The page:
The Dominican Republic typically swings to the rhythms of baseball, sending their native sons en masse to the cauldron of Major League Baseball rather than Major League Soccer.
Even so, a recent run of impressive form has seen their national football team’s credibility increase. Sharing the island of Hispaniola with football-mad Haiti, the Republic has long been considered a backwater for the beautiful game, even by Caribbean standards. This makes their double-digit jump in the most recent release of the FIFA/Coca-Cola World Ranking all the more impressive.
The Dominicans are still a long way from the top tier of football in the CONCACAF zone, and the FIFA World Cup™ is still a faraway dream for the country. However, a much-improved – though ultimately fruitless – run in Brazil 2014 qualifying had their near neighbours sitting up and taking notice.
With a side comprised of primarily semi-professional players and journeymen,they finished a distant second behind all-conquering El Salvador in the previous round of FIFA World Cup qualifying. Despite seeing them crash out of the running, it was a sound stretch for the Dominican Republic, who beat the Cayman Islands, Anguilla and Suriname by big scorelines before losing out, by only one-goal margins, to the Salvadorans on two occasions.
Those results were indicative of massive strides on the island, and sparked a 12-point jump up the world pecking order. The Dominicans are currently in 118th place, just two places off their best-ever ranking of 116th achieved way back in 1996. Their new-found status has even seen them climb ahead of neighbours Bermuda, one of the other lesser Caribbean side on the up in recent years.
Los Quisqueyanos - as the Dominicans are known - showed a good deal of speed up the flanks and impressive compactness in defence during their qualifying games. They scored 12 goals and conceded only eight in their six matches of the first group stage, and were it not for an inability to keep focused for a full 90 minutes, they could have achieved even more.
Although the World Cup remains a dream for the Dominicans, a more reasonable focus would have to be the reaching the CONCACAF Gold Cup. Played every two years, the North, Central American and Caribbean Cup of Nations might just be an attainable goal for the ambitious Dominicans. To reach this rarefied air, though, they would need to excel in the Caribbean Cup, the finals of the next installment coming later this year in Antigua and Barbuda. The Dominicans tumbled out of qualifying for the last Caribbean Cup in 2010, before the final stages.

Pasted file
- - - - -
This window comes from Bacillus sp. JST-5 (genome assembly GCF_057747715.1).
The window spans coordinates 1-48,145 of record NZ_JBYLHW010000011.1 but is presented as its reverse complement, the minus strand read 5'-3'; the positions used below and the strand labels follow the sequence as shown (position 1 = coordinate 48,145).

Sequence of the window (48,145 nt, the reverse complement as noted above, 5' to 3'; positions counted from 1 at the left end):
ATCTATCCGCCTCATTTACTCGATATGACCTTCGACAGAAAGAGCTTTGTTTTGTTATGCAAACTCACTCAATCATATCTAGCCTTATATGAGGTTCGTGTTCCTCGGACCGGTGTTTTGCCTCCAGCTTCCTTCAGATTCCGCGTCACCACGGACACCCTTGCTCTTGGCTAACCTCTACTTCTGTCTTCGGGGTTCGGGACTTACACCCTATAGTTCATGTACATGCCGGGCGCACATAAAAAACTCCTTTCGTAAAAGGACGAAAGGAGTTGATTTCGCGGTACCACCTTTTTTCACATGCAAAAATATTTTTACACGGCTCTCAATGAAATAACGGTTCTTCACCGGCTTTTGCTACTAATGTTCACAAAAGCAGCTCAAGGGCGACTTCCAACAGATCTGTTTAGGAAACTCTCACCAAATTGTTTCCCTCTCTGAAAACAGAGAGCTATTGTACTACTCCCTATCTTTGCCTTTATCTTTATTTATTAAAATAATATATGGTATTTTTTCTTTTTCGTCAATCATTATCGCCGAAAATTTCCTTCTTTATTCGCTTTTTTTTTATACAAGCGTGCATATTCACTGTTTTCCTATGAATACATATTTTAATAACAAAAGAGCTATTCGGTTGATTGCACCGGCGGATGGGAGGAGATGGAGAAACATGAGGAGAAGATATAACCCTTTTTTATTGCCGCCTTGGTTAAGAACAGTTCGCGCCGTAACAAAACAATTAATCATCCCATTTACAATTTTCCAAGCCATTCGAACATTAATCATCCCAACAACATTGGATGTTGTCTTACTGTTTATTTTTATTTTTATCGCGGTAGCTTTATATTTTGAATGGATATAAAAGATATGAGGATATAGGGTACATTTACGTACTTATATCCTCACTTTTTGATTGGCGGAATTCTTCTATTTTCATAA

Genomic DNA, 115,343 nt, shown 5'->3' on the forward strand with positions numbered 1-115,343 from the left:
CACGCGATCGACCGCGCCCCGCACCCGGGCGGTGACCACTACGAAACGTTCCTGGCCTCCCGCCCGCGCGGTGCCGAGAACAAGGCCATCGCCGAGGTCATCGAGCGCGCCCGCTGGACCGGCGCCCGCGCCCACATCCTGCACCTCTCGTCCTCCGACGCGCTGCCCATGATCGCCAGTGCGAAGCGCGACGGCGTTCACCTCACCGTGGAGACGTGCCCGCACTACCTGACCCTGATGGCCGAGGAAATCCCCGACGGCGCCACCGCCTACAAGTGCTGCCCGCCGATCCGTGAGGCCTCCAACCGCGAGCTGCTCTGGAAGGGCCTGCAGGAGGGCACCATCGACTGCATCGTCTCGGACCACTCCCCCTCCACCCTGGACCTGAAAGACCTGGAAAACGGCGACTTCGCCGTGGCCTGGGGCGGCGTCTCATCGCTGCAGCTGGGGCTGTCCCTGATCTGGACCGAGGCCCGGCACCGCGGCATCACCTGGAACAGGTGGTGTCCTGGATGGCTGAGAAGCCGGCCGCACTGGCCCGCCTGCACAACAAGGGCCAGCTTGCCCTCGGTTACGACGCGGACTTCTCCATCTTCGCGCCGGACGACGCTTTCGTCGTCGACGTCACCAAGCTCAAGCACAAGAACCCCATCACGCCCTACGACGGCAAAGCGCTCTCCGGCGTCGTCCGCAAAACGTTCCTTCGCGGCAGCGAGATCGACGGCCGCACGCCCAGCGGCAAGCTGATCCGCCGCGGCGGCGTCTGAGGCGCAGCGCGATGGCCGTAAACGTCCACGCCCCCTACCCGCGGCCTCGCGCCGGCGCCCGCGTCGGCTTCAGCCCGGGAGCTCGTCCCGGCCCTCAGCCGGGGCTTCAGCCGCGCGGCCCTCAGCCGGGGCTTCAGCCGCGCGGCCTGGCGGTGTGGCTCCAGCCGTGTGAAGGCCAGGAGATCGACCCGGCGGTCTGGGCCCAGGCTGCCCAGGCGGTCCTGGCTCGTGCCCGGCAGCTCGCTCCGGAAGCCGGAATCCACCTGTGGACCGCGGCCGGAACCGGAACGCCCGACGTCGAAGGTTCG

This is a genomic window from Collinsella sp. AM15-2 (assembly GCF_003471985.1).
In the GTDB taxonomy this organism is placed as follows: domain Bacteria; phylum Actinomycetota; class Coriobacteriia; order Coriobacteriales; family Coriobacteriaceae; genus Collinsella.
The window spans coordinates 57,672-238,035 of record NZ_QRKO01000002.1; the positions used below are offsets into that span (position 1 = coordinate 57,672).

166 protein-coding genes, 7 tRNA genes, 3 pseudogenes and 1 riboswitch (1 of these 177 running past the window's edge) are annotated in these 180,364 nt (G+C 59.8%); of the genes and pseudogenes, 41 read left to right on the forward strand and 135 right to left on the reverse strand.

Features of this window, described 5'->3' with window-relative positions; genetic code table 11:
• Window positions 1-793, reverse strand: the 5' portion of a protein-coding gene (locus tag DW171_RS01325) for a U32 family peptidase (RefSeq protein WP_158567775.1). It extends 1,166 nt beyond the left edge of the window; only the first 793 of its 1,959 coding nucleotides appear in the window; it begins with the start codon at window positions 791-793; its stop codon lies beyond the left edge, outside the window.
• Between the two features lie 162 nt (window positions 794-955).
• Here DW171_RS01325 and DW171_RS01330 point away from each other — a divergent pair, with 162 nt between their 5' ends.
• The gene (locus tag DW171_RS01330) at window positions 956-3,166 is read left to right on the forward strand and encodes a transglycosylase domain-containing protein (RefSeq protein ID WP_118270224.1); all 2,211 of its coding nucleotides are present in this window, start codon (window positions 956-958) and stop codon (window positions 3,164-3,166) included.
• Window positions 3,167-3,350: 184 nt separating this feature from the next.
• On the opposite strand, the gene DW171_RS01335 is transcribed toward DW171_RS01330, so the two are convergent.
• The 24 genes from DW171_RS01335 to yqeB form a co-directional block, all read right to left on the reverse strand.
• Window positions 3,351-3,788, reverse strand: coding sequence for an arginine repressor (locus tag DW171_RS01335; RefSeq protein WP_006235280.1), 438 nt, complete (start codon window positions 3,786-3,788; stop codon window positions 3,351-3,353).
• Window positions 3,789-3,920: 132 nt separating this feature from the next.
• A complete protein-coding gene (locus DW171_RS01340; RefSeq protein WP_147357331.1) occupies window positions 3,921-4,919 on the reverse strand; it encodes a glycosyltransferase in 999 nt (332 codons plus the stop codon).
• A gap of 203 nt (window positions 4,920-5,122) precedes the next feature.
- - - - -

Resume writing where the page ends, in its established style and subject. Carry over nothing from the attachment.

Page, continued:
The nation’s top player, according to coach Clemente Domingo Hernandez, is Jonathan Fana, who plays his club football nearby for the Puerto Rico Islanders of the second tier of North America’s footballing pyramid. The fleet-footed ace with a nose for goal has been linked with a move to a number of Major League Soccer sides, most notably the New York Red Bulls.
Other players to watch in the side are Erick Ozuna, who lines up in Haiti alongside the pacey Domingo Peralta and midfield creator Inoel Navarra. Most in the team ply their trade in the Caribbean, Central America and the USA’s collegiate system. Of those called in for the Brazil 2014 qualifiers, only two are linked with clubs in Europe. Vinicio Espanal plays for Pro Vercelli in Italy’s second tier, while Cesar Ledesma plays in Switzerland and Edward Cruz in Bosnia.
The Dominicans remain a team with a dream, but their improved performances and organisation in the Caribbean sub-region make them ones to watch, and capable of springing a surprise or two.
Calculation of points for a single match
P = M x I x T x C
M: points for Match result
Teams gain 3 points for a victory, 1 point for a draw and 0 points for a defeat. In a penalty shoot-out, the winning team gains 2 points and the losing team gains 1 point.
I: Importance of match
Friendly match (including small competitions): I = 1.0
FIFA World Cup™ qualifier or confederation-level qualifier: I = 2.5
Confederation-level final competition or FIFA Confederations Cup: I = 3.0
FIFA World Cup™ final competition: I = 4.0
T: strength of opposing Team
The strength of the opponents is based on the formula: 200 – the ranking position of the opponents.As an exception to this formula, the team at the top of the ranking is always assigned the value 200 and the teams ranked 150th and below are assigned a minimum value of 50. The ranking position is taken from the opponents’ ranking in the most recently published FIFA/Coca-Cola World Ranking.
C: strength of Confederation
When calculating matches between teams from different confederations, the mean value of the confederations to which the two competing teams belong is used. The strength of a confederation is calculated on the basis of the number of victories by that confederation at the last three FIFA World Cup™ competitions (see following page). Their values are as follows:
|Points Last Month|
|Points outside Ranking calculation|